Sharktooth Longneck Pro T Shovel Review

A couple weeks ago I received a Brooks-Range Sharktooth Longneck Pro T Shovel to test from our Tech Sport buyer at Eastern Mountain Sports. The fact I was given this shovel to test has in no way influenced my opinion of it. I’m not even sure if I can keep it, but after testing it during avalanche courses on Mount Washington and in the Adirondacks I hope I can!

Sharktooth LongNeck Pro

Sharktooth LongNeck Pro

When I first grabbed the shovel I felt like it must be heavier than my current touring shovels, and I was right, but not by much. It’s 9 ounces heavier than my lightest shovel I carry, the Black Diamond Deploy 3, and only 2 ounces heavier than my more serious back-country shovel, the Black Diamond Transfer 7. What it gains for those added ounces though is quite impressive!

First, this thing telescopes to 40.75 inches! That’s huge, and more than 6 inches of length over my BD Transfer 7 and still collapses small enough to easily fit in the avalanche gear pocket of my EMS Wintergreen Backpack, which BTW I reviewed here.

Second, the T handle has option to be used at a 90 degree angle. This can be very helpful while scrapping snow away if you are a secondary shoveler in a rescue, though personally I always find a flush T grip more comfortable to dig with, so I probably won’t be using this feature.

Third, and quite impressive, is the “Sharktooth™” edge of the blade, an aggressive serration. Chopping through wet slab debris in Tuckerman Ravine and those concrete parking lot snowbanks I so often find myself burying avalanche beacons in for course practice is pretty manageable with this blade, and it’s only available on Brooks-Range shovels! I also found it quite easy to create smooth snow pit walls for making quality snow-pack observations.

Smooth walls = better info

Smooth walls = better info

Fourth, Brooks-Range has built in some functionality that would be welcome to any serious alpinist. Deadman holes allow for use as an emergency anchor with potential advantages during glacier rescue and while climbing snow routes. The shovel shafts can also double as stretcher bars when used with the Brooks-Range Mountaineering Rescue Sled™.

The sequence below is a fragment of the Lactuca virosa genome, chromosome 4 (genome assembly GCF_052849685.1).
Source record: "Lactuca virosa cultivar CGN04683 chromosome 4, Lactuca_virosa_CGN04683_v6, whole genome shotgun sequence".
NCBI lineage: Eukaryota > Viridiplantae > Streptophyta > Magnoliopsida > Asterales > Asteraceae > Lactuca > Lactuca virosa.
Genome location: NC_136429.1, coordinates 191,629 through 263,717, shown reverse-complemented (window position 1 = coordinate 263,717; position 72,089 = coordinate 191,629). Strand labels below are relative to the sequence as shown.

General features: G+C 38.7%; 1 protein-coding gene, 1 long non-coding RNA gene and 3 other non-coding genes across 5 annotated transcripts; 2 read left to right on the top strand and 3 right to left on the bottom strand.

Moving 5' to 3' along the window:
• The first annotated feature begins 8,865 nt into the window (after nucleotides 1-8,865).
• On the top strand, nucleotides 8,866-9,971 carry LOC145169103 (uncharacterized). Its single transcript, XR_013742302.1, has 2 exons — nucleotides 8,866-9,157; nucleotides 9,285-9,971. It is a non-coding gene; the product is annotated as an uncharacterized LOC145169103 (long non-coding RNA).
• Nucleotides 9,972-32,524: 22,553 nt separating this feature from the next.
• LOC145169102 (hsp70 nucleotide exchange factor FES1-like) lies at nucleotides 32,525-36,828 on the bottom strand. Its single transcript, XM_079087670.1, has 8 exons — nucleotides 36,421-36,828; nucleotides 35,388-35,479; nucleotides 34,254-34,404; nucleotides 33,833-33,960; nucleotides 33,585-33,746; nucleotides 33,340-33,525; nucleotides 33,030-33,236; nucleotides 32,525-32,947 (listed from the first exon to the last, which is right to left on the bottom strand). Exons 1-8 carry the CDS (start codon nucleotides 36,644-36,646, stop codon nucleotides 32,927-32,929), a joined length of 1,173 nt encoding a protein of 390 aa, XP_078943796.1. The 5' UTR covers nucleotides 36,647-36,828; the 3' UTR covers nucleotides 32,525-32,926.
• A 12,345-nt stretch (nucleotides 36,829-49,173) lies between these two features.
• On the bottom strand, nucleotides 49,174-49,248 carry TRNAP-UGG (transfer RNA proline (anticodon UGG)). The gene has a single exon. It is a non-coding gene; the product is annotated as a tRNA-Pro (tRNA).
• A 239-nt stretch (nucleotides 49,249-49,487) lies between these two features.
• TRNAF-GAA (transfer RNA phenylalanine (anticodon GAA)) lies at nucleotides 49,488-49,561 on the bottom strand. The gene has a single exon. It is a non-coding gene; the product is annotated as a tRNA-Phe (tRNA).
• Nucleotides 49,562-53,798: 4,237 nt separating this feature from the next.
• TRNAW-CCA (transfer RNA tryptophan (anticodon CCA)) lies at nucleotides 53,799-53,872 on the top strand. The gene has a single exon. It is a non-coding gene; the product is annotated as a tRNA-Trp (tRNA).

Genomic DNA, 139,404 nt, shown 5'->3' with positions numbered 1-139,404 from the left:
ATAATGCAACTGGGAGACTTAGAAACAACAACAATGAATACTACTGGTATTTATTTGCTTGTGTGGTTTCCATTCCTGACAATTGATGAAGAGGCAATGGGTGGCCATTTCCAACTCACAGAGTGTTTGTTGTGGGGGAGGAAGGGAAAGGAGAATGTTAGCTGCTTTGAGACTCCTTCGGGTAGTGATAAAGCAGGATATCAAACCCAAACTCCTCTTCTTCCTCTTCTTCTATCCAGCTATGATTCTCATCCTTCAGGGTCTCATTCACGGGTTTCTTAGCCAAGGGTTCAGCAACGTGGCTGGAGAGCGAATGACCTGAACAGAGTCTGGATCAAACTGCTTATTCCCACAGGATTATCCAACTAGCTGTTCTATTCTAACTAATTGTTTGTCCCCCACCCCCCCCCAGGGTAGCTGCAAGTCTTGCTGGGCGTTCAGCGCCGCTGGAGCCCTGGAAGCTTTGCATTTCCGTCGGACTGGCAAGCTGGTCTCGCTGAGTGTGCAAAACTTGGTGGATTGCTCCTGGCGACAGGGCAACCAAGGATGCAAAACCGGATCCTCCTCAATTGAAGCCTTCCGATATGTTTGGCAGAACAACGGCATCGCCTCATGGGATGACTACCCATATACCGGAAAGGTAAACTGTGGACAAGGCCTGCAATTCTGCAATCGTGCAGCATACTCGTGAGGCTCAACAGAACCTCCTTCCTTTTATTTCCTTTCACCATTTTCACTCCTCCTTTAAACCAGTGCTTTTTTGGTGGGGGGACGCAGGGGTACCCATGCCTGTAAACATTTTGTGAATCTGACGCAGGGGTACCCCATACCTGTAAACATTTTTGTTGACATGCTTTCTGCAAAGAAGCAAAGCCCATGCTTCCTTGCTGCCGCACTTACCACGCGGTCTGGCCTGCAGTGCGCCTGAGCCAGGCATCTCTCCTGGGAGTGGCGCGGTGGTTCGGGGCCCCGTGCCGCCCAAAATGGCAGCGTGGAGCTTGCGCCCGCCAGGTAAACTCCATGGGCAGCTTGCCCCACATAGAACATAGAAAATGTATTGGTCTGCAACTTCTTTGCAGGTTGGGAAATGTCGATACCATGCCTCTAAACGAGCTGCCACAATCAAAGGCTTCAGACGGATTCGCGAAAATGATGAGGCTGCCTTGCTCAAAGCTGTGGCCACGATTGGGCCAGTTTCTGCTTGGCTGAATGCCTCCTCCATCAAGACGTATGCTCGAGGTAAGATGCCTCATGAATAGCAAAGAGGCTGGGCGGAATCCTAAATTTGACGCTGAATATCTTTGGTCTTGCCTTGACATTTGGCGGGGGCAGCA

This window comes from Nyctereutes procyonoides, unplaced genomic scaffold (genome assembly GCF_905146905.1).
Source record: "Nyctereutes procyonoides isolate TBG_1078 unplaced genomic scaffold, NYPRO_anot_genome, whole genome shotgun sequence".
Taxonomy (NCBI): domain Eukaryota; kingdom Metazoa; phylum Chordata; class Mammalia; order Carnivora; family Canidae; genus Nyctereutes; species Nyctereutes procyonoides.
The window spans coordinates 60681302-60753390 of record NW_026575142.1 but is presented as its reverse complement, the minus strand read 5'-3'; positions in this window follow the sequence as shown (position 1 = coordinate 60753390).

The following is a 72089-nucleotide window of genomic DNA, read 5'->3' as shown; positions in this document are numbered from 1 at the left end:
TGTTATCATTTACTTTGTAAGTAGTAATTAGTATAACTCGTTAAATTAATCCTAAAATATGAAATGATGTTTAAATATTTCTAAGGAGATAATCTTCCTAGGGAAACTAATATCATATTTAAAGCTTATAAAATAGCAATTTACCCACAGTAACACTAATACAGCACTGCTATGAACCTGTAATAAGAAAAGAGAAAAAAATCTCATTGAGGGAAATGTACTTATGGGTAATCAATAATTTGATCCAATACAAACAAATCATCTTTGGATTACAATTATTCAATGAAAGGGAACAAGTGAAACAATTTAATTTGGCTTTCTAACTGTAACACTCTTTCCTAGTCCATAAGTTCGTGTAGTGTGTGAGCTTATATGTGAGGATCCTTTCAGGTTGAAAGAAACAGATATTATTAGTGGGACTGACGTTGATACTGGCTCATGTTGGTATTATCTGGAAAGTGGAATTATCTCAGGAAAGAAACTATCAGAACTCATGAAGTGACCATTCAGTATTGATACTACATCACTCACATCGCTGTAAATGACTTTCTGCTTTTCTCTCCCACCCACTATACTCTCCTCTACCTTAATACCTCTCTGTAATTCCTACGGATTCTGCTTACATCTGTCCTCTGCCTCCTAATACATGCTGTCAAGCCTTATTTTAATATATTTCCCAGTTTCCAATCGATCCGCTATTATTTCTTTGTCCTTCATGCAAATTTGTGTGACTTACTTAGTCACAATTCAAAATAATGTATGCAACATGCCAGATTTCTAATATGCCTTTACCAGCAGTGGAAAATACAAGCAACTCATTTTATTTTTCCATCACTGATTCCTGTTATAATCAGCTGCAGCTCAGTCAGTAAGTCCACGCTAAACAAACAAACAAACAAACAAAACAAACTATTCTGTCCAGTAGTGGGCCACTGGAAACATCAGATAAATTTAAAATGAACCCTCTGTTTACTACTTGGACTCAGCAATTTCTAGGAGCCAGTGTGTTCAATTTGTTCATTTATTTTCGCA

Finally it comes in a multitude of colors for those who like to coordinate. Are there really people looking to coordinate their shovel color? I guess so…

My wife wants "Choas Pink"

My wife wants “Chaos Pink”

So, to recap; slightly heavier, WAY more functional than any of my current shovels, digs better due to the “Sharktooth” blade and extending longer, added versatility of being able to use it as a dead-man or in conjunction with a rescue sled, and comes in many different colors. What’s not to like?


About David Lottmann

David grew up skiing in the Whites and started climbing at a summer camp just north of Mt. Washington when he was 16. Those first couple of years solidified climbing as a lifetime passion. From 1996-2000 he served in the USMC, and spent the better part of those years traveling the globe (18 countries). After returning to civilian life he moved to North Conway to focus on climbing and was hired in 2004 as a Rock and Ice Instructor. Since then Dave has taken numerous AMGA courses, most recently attaining a Single Pitch Instructor. He has completed a Level 3 AIARE avalanche course, is a Level 2 Course Leader, holds a valid Wilderness First Responder and is a member of Mountain Rescue Service. When David isn't out guiding he enjoys mountain biking, kayaking, hiking, backcountry skiing, trying to cook something new once a week and sampling new micro-brews. He lives in Conway, NH with his wife Michelle, son Alex, and daughter Madalena.
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One Response to Sharktooth Longneck Pro T Shovel Review

  1. Pingback: Ortovox Kodiak Shovel Review | David Lottmann's Guiding Blog

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